'We do not feel safe,' Black Grosse Pointe Park resident tells council

Mark Hicks
The Detroit News

An African American Grosse Pointe Park resident whose White neighbor hung a Ku Klux Klan flag in his home called on city officials Monday to diversify its public safety department to better address such incidents. 

"We do not feel safe because of the way that this situation has been handled," JeDonna Dinges told the Grosse Pointe Park city council. 

JeDonna Matthews Dinges gives her remarks during a rally at St. Ambrose Church in Grosse Pointe Park, February 21, 2021.

She and other residents of the Wayne County community spoke out about the police response to the incident as officials seek a new public safety director.

James Bostock, who was a lieutenant in the Public Safety Department, has been serving as interim director since predecessor Stephen Poloni left to become city manager in nearby Grosse Pointe Shores.

Last month, Dinges alleged her neighbor, a man whose name has not been released, placed the KKK flag in a window at his home on Wayburn. 

The clothing boutique owner had installed a security camera facing the man's house following an incident Jan. 20 when she found a full gas can inside her garbage container and was concerned.

Last month, JeDonna Dinges alleged her neighbor, a man whose name has not been released, placed the KKK flag in a window at his home.

The flag sparked outrage and led to a large "Hate Has No Home Here" rally that drew residents as well as public officials.

Last week, Wayne County Prosecutor Kym Worthy announced no charges would be filed against the neighbor. Michigan's Ethnic Intimidation law requires that "there must be physical contact, damage, destruction, defacement of property, or threats to do so."

During Monday's virtual council meeting, Dinges told the members she did not believe police took her concerns seriously or investigated thoroughly, suggesting it stemmed in part from the lack of diversity among officers.

"It was lost on everyone in the police department, because there's nobody Black that works there … the significance of me finding gasoline, then finding a Klan flag in the window four weeks later," she said.

"It is literally ... in your job description to make the public safe …, and I do not feel safe because you haven’t done your job. That’s why Bostock shouldn’t be chief."

In a statement posted on Facebook during the meeting, the Grosse Pointes & Harper Woods NAACP Branch said the "facts surrounding law enforcement's handling of this case, and of previous complaints, continue to emerge and highlight inequities and insensitivities" in the public safety department.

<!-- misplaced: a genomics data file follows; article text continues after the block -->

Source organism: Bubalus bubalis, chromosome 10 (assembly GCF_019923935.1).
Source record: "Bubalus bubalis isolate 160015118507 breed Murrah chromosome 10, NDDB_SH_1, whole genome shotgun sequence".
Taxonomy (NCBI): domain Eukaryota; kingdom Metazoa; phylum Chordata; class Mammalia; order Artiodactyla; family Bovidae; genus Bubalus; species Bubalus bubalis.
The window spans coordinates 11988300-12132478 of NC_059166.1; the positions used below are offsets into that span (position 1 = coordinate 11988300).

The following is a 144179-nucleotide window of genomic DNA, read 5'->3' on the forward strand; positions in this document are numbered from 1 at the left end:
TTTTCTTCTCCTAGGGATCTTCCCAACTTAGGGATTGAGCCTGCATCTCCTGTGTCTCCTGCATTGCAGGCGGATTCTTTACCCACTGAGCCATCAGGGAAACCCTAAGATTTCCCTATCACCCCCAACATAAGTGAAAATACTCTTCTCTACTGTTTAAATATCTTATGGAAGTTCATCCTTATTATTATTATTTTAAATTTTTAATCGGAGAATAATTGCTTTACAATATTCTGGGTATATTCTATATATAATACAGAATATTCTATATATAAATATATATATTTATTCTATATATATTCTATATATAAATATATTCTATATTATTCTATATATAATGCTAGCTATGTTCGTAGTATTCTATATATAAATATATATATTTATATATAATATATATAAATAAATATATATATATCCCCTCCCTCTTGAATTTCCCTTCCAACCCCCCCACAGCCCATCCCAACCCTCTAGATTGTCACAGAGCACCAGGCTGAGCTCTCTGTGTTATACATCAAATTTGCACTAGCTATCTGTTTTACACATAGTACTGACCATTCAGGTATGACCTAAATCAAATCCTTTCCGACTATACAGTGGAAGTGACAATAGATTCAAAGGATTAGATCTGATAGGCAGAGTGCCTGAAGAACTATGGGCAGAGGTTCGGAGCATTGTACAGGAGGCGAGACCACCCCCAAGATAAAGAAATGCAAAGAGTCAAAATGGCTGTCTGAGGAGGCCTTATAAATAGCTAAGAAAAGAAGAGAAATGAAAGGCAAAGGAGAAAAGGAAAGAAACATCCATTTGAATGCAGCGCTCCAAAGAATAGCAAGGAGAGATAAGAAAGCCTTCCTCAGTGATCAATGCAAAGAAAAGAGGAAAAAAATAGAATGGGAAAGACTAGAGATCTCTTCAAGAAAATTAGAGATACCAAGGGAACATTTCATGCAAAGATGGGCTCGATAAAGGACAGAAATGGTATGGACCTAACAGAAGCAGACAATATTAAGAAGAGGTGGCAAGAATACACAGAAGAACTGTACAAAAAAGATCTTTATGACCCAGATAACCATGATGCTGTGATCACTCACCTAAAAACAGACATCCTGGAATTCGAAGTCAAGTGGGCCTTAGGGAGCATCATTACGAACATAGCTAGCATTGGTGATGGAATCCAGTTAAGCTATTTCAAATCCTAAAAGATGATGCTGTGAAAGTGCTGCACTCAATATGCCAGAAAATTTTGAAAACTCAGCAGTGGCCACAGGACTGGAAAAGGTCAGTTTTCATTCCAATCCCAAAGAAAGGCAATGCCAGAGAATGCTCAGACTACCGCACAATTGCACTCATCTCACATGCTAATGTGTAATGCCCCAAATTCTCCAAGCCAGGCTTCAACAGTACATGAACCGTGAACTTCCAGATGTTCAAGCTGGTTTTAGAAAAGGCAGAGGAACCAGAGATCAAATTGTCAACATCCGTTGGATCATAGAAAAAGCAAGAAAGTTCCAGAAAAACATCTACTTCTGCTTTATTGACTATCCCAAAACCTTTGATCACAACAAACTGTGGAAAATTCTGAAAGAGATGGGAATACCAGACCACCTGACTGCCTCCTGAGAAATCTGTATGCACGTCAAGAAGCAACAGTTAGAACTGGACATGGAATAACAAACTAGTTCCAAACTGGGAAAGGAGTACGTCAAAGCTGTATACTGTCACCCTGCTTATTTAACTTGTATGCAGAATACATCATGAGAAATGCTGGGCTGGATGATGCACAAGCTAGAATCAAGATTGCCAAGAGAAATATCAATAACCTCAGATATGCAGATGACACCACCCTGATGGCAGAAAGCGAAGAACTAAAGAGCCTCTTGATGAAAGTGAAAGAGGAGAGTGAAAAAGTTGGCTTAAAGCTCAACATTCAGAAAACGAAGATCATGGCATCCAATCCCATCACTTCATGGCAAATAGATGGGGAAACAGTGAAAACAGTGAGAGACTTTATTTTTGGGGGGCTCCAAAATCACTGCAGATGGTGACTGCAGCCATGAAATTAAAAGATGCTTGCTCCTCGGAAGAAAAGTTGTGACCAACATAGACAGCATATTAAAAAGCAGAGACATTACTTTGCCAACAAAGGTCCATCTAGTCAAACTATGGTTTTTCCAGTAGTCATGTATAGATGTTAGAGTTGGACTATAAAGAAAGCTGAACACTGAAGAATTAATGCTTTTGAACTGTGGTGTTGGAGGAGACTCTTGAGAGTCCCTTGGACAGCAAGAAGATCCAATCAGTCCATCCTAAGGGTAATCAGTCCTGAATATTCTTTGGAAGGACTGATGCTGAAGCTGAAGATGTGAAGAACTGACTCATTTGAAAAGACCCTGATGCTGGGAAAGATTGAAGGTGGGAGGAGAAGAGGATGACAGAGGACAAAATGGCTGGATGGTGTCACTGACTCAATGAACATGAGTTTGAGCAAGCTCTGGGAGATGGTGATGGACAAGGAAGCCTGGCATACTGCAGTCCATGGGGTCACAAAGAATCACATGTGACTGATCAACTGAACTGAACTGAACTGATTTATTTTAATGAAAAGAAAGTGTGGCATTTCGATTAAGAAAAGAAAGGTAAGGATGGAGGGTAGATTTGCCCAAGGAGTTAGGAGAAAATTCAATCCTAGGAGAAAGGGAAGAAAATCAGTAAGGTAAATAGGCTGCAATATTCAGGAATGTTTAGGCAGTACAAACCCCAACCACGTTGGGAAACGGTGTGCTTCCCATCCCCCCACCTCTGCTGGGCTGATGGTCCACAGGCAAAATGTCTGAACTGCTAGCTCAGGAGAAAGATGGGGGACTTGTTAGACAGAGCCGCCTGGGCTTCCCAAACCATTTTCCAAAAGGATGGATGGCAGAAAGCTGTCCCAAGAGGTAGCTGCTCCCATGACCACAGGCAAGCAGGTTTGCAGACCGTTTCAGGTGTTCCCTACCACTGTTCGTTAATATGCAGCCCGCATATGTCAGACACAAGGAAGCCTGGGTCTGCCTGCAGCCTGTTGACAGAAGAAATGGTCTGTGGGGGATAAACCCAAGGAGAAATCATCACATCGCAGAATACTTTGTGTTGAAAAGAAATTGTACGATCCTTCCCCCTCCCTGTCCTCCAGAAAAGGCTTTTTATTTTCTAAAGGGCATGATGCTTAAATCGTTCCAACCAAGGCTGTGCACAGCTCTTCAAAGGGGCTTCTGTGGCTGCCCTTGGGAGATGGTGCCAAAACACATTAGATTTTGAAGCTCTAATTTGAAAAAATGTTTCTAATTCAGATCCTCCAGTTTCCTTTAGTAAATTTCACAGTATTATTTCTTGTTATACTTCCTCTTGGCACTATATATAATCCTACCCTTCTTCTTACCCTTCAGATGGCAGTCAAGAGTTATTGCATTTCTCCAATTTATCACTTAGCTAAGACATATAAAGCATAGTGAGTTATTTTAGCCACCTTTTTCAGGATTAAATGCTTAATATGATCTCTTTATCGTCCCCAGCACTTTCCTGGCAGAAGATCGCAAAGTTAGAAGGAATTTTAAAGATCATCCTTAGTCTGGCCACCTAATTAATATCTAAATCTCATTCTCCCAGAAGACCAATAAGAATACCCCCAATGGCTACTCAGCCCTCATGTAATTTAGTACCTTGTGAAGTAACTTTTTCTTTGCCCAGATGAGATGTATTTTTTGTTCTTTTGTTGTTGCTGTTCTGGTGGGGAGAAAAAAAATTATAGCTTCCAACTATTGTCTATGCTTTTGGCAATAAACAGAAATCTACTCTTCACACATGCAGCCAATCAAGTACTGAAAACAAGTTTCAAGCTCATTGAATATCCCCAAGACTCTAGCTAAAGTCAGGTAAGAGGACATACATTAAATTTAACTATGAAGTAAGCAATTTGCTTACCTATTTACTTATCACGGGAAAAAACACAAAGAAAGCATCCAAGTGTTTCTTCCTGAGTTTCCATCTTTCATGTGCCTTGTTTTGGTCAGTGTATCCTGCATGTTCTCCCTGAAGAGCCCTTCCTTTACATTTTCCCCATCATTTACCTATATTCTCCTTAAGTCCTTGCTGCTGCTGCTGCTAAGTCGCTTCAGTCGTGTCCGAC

Multiple residents who spoke during the meeting called for the public safety director's hiring process to have public input and stronger vetting to address the department's makeup.

“I do think it’s important that this type of information is taken into consideration when making the hiring decision — that we try to find somebody who is going to be representative of all of the residents of Grosse Pointe Park,” Phil Easter said.

Dez Squire, a suburban organizer with the Michigan Roundtable for Diversity & Inclusion, urged the city "to look at opening up their hiring process and look at evaluating and changing their practices in order to be able to promote a more diverse and equitable process, and this would help to open up conversation in regards to the experiences of your residents of color, including the recent actions that have happened against the Dinges family."

City Manager Nick Sizeland said the department has been assigning additional patrols to Dinges' home and continues to talk with her. Meanwhile, the department next week is set to undergo racial awareness, implicit bias and cultural competence training under Darnell Blackburn, a former officer who specializes in educating law enforcement personnel.

"We cannot change the past, but we can learn from it and move forward together as a community," Sizeland told the council. "Hate has no home in Grosse Pointe Park, has no place here. The support our community has shown for Ms. Dinges is reflective of the loving and inclusive culture we are working to nurture and protect."

The city had 14 applicants for director, Sizeland said. Before a hiring is expected by April, an outside consultant is scoring the candidates to narrow the field, and finalists are expected to undergo an extensive process that includes reviews by a third party, he added.

Some residents backed the department's leadership.

Since the city's crime rate is far lower than that in other communities, "if we're looking for somebody for public safety, it seems like they’re doing a good job," Walter Kolodziej said. "So maybe we should not decide we have to go outside the city and all that type of thing to find someone to do a good job. We have people doing a good job now."

Another, Tom Steen, urged the city to "hire the best qualified applicant and do not try to check identity profile boxes."